5,200 765,960 17,420,000
5,200 765,960 17,420,000
5,600 824,880 18,760,000
5,700 839,610 19,095,000
6,200 913,260 20,770,000
6,200 913,260 20,770,000
6,800 1,001,640 22,780,000
6,700 986,910 22,445,000
6,900 1,016,370 23,115,000

4 Annotations

Sasha Clarkson  •  Link

Every time Pepys thanks God for his latest increase in wealth, I'm reminded of these two quatrains by William Blake, put together by Dante Gabriel Rossetti:

RICHES

Since all the riches of this world
May be gifts from the devil and earthly kings,
I should suspect that I worshipped the devil
If I thanked my God for worldly things.

The countless gold of a merry heart,
The rubies and pearls of a loving eye,
The idle man never can bring to the mart
Nor the cunning hoard up in his treasury.

https://en.wikisource.org/wiki/Riches_%28Blake%29

San Diego Sarah  •  Link

Pepys did receive some fixed incomes, and at the beginning of the Diary he lives on the one from being the Clerk of the Acts while he 'learned the ropes', so to speak:

"During the period of the Diary his salary as Clerk of the Acts was £350 a year; while in 1665 he was appointed Treasurer of the Tangier Commission, and from 1665 to 1667 he was Surveyor-General of Victualling with an additional £300 a year ..."

https://www.gutenberg.org/files/48353/48353-h/483…
Title: Samuel Pepys and the Royal Navy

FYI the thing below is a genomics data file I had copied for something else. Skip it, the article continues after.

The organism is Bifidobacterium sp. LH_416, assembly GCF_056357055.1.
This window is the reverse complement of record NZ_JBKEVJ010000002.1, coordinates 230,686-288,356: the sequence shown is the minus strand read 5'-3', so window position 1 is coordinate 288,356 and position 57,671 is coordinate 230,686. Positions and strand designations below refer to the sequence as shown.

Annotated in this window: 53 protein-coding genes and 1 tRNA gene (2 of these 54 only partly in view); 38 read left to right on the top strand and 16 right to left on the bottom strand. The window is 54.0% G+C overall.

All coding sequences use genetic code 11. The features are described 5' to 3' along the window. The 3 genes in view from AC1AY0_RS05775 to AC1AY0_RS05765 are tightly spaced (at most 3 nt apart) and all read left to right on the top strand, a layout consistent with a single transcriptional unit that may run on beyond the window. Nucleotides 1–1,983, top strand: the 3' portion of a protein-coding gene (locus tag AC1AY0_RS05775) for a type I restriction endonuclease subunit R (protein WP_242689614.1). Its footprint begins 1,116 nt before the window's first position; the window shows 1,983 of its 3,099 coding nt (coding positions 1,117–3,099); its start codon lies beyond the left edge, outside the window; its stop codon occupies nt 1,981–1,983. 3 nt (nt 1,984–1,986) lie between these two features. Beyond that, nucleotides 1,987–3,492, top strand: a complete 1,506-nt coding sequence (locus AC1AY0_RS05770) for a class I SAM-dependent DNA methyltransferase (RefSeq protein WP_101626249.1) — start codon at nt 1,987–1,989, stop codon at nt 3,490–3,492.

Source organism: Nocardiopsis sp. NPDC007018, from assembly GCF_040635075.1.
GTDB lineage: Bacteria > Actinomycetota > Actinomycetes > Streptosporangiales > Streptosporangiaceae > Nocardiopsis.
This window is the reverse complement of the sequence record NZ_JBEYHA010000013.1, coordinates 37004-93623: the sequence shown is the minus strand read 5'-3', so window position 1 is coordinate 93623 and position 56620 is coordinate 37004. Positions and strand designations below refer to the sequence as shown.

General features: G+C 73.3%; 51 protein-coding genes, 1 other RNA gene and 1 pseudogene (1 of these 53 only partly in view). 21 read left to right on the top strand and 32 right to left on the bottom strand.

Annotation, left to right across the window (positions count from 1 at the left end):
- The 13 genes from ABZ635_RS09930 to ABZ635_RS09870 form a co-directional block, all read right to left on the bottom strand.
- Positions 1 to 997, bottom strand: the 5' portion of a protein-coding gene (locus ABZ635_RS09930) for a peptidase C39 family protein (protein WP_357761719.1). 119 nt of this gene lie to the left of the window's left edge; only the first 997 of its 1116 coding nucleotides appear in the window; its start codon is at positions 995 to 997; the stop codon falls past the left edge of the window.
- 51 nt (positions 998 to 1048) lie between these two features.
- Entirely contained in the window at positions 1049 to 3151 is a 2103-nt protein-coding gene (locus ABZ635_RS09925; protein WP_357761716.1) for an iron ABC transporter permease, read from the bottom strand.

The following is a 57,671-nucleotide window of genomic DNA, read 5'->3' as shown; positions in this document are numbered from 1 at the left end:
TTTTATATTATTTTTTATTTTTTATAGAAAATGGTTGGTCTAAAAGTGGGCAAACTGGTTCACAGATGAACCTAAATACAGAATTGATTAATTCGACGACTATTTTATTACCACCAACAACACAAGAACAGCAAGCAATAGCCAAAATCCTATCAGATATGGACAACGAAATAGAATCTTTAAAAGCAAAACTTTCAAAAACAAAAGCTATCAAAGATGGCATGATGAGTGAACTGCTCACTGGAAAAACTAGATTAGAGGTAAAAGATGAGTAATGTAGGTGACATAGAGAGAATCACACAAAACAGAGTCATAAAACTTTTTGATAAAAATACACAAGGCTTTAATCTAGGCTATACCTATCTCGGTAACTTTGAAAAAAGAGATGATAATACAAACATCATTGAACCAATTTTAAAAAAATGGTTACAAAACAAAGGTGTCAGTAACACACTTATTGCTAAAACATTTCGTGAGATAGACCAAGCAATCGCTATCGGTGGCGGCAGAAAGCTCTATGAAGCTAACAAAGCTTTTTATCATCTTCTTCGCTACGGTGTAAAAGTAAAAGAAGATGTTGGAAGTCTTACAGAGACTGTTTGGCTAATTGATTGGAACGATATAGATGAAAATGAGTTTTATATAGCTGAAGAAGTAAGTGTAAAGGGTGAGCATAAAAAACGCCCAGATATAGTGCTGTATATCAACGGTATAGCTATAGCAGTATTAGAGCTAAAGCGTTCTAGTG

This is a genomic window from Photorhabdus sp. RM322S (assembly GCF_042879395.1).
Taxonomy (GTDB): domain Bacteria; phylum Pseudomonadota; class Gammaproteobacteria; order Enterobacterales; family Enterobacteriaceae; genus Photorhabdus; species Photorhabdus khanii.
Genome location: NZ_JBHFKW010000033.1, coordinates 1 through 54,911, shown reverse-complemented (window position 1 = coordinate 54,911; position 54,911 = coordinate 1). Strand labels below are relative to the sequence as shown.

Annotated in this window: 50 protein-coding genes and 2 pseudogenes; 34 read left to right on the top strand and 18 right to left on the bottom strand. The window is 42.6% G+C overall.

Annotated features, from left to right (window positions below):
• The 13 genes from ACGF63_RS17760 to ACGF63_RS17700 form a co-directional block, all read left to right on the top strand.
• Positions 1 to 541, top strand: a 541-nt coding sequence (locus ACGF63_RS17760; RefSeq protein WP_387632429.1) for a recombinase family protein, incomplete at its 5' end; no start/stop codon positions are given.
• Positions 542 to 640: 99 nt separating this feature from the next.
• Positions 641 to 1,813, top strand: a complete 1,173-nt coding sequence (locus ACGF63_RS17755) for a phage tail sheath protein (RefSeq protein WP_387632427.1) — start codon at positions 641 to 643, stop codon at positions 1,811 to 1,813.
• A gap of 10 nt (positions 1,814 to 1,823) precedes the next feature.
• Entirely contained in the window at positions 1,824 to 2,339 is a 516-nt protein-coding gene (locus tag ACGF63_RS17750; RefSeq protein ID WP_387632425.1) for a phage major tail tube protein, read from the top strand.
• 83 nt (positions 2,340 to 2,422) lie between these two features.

Author: J. R. (Joseph Robson) Tanner
Release Date: February 24, 2015 [eBook #48353]
Page 28

San Diego Sarah  •  Link

“Thus ends this year, to my great joy, in this manner. I have raised my estate from 1300/. in this year to 4400/.. I have got myself greater interest, I think, by my diligence, and my employments encreased by that of Treasurer for Tangier, and Surveyour of the Victualls.
"It is true we have gone through great melancholy because of the great plague, and I put to great charges by it, by keeping my family long at Woolwich, and myself and another part of my family, my clerks, at my charge at Greenwich, and a mayde at London; but I hope the King will give us some satisfaction for that.
"But now the plague is abated almost to nothing, and I intending to get to London as fast as I can. My family, that is my wife and maids, having been there these two or three weeks.
"The Dutch war goes on very ill, by reason of lack of money; having none to hope for, all being put into disorder by a new Act that is made as an experiment to bring credit to the Exchequer, for goods and money to be advanced upon the credit of that Act.